Maryland Gov. Larry Hogan refused to say Thursday whether he thinks Donald Trump is fit to serve as president.
Instead, Hogan (R), who has repeatedly declined to endorse the presumptive GOP nominee, dodged the question during an afternoon news conference where he announced a plan to improve customer service in state government.
“I just said I’m not going to talk about Donald Trump anymore,” Hogan said. “I have nothing to do with it.”
Hogan, a Republican in a deeply blue state, has tried for months to distance himself from Trump. Ever since his preferred candidate, New Jersey Gov. Chris Christie, dropped out of the race and endorsed Trump, Hogan has repeatedly said that he is “disgusted with national politics.”
The governor was asked three questions about Trump on Thursday. Each time, he deflected.
Asked his thoughts about Trump, Hogan said: “My thoughts are pretty clear. I’ve talked about it ad nauseam for four or five months. My thoughts haven’t changed. I have nothing more to add. I’m not involved in it. I don’t care to be involved in it. I’m not going to endorse anyone and would rather focus on things here in Maryland.”
When Hogan was asked whether he would vote for Trump, he said he was “not interested in talking about Donald Trump any further” and suggested that a reporter use a “thing called Google” to “look at the stories you’ve written . . . My answers are not going to change.”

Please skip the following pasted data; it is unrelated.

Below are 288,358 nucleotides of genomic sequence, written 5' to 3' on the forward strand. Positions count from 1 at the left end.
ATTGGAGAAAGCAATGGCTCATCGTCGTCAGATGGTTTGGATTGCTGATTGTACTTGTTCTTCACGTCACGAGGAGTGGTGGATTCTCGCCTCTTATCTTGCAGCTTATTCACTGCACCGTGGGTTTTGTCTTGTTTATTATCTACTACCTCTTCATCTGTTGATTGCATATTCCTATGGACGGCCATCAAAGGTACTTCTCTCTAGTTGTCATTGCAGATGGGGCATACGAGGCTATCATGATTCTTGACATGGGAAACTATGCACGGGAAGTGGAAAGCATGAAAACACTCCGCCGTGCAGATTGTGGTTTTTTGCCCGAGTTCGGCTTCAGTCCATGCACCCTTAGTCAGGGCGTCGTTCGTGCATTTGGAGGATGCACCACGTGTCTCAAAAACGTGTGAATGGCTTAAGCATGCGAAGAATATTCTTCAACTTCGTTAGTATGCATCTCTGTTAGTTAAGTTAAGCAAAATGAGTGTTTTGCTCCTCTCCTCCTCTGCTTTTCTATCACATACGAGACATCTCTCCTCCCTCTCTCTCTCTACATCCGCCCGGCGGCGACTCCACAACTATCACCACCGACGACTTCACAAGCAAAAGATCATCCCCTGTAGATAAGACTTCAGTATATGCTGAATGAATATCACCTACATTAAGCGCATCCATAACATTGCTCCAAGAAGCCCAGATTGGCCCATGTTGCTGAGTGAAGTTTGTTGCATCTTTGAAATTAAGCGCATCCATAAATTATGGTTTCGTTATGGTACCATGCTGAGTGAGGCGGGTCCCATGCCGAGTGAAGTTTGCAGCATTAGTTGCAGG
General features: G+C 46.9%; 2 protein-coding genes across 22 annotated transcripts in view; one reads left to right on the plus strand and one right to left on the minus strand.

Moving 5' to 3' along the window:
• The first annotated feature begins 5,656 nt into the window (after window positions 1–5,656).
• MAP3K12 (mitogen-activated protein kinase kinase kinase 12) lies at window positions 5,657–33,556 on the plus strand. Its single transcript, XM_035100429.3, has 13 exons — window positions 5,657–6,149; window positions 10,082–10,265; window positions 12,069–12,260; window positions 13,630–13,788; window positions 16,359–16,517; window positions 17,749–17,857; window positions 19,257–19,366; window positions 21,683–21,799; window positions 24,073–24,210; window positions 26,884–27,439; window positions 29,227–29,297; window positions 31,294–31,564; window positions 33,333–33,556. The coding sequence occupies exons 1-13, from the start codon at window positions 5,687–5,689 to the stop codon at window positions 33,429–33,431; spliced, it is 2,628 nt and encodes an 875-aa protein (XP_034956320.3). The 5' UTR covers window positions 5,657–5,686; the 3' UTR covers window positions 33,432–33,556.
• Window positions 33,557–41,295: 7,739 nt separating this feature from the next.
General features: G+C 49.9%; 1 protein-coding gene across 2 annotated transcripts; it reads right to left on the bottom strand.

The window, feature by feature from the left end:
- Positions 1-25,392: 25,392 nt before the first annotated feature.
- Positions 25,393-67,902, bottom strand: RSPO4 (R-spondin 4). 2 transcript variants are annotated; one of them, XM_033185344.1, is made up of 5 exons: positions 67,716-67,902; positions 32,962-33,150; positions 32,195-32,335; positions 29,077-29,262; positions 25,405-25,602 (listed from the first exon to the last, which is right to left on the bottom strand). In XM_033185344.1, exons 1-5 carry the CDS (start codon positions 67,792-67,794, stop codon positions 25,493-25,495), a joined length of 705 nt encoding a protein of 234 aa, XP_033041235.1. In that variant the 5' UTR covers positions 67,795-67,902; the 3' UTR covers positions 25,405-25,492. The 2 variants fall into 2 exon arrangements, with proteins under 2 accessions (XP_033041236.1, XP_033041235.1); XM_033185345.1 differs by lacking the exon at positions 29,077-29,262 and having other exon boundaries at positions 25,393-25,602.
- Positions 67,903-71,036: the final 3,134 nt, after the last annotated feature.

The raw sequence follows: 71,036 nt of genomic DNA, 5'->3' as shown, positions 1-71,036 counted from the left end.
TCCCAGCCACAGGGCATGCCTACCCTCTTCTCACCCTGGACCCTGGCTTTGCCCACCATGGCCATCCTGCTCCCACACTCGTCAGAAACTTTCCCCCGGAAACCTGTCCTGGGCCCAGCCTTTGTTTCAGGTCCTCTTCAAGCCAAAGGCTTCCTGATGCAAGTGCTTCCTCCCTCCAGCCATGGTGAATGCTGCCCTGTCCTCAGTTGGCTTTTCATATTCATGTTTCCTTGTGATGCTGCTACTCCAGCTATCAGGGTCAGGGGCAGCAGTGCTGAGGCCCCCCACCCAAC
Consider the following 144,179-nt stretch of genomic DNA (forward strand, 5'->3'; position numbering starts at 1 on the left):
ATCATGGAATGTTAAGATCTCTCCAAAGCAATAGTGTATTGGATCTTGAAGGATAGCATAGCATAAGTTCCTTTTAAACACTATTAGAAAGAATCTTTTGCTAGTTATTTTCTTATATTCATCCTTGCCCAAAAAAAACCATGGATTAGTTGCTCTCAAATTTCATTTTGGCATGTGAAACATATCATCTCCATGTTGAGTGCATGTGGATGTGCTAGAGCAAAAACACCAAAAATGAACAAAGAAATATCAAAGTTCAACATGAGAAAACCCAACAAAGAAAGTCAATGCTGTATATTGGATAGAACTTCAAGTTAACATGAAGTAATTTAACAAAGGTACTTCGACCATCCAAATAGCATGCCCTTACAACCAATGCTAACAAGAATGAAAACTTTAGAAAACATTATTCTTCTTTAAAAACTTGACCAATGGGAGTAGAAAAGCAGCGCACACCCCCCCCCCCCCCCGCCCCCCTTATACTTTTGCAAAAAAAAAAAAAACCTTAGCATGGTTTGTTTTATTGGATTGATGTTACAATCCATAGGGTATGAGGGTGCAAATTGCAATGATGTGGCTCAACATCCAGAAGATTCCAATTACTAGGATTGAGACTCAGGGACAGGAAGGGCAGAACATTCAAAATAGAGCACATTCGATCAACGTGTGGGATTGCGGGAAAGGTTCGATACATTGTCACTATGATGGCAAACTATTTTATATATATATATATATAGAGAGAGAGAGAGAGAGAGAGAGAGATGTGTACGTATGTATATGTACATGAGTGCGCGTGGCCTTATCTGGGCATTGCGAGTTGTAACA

Hogan had said that he does not plan to attend next month’s Republican National Convention. Former Florida governor Jeb Bush, former presidents George W. Bush and George H.W. Bush, former Massachusetts governor Mitt Romney and Sen. John McCain (R-Ariz.) also are skipping the convention, signaling the uneasiness that many in the party have with Trump’s nomination.
Democrats, including Rep. John Delaney (D-Md.) and the Democratic Governors Association, have called Hogan out for not specifically denouncing Trump.
During a series of interviews in March, Hogan said he did not plan to endorse Trump.
“I’m not really engaged in the process,” Hogan told The Washington Post. In a subsequent interview with the Associated Press, he said he had “no idea who I’m going to vote for.”